Congress Passes Local Internet Access Tax Ban

Legislation in Congress makes permanent a temporary prohibition on local internet taxing authority. 

As reported by Reuters, The U.S. Senate on Thursday passed legislation placing a permanent ban on states’ taxing Internet access, sending the measure to President Barack Obama for signing into law.

By a vote of 75-20, the Senate gave final approval to a bill toughening enforcement of U.S. duties on foreign goods, which contains the permanent extension of the “Internet Tax Freedom Act.”

For more information, see Congress approves permanent Internet access tax ban from Reuters.

The Internet Tax Freedom Act would also ban county taxes on Internet access services. Maryland counties do not currently tax Internet access services, but this law would remove any authority to do so in the future.

The measure, H.R. 644, the Trade Facilitation and Trade Enforcement Act included a provision to extend the Internet Tax Freedom Act (ITFA) indefinitely.

The National Association of Counties (NACo) opposed the provision because it will permanently prohibit state and local governments from collecting taxes on Internet access services—and preempt counties from setting their own tax policies.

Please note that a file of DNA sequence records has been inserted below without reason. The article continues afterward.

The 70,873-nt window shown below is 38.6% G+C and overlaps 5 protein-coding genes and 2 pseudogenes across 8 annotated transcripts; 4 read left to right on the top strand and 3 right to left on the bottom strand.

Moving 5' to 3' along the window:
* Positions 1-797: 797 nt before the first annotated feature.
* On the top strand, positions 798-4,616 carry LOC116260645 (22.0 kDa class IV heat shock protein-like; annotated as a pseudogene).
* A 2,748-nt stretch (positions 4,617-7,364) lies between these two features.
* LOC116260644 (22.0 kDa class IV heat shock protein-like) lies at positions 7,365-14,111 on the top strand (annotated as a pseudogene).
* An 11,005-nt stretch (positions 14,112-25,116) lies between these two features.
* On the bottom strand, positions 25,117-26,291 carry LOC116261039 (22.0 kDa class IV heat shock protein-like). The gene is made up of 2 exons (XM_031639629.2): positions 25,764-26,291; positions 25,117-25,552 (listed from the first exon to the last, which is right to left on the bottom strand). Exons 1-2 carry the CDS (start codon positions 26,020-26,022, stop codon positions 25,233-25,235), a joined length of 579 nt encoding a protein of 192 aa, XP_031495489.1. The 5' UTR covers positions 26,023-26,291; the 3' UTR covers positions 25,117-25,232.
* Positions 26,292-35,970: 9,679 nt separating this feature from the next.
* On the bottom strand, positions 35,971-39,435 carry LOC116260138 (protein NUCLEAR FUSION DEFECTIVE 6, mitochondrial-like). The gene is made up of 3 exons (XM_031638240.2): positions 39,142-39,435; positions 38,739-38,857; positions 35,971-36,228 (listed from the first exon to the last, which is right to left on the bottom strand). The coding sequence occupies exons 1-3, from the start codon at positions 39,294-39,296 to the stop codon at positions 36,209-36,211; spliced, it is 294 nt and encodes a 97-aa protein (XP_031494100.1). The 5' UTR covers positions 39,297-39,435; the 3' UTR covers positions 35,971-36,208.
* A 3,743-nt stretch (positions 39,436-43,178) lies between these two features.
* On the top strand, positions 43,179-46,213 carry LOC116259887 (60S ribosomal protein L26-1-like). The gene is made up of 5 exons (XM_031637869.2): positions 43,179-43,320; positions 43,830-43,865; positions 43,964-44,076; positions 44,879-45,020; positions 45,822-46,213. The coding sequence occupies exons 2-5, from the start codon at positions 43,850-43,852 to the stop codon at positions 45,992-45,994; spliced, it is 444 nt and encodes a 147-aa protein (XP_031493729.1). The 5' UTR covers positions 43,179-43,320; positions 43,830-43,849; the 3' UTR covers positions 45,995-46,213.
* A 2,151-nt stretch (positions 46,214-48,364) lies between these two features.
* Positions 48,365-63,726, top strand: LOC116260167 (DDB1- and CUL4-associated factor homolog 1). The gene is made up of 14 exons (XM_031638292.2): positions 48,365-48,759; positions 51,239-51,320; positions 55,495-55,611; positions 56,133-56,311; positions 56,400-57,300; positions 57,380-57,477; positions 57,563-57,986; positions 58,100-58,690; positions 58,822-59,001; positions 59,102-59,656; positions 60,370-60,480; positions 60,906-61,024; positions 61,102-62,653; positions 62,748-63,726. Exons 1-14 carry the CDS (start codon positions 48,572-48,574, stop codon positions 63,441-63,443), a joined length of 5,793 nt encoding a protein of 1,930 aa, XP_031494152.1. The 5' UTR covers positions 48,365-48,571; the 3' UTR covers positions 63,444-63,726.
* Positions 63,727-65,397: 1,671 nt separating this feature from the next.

As described by NACo,

State and county governments generally have the ability to establish local tax policies to address the needs of our local communities. NACo opposes any attempt to preempt that authority.

ITFA was originally designed to foster the then fledgling Internet in 1998 by temporarily suspending new taxes on Internet access and – out of respect for state and local government authority – it was set to expire after two years.

Subsequent extensions of ITFA were temporary as the original intent of the law was to compel Congress to periodically revisit whether the benefit of providing preferential treatment to one particular industry outweighed the cost of preempting state and local government authority. The Internet in 2016 is far more advanced than in 1998 and does not warrant the same level of protection it may have over a decade ago.

For more information, contact Mike Belarmino at or 202.942.4254 at the National Association of Counties.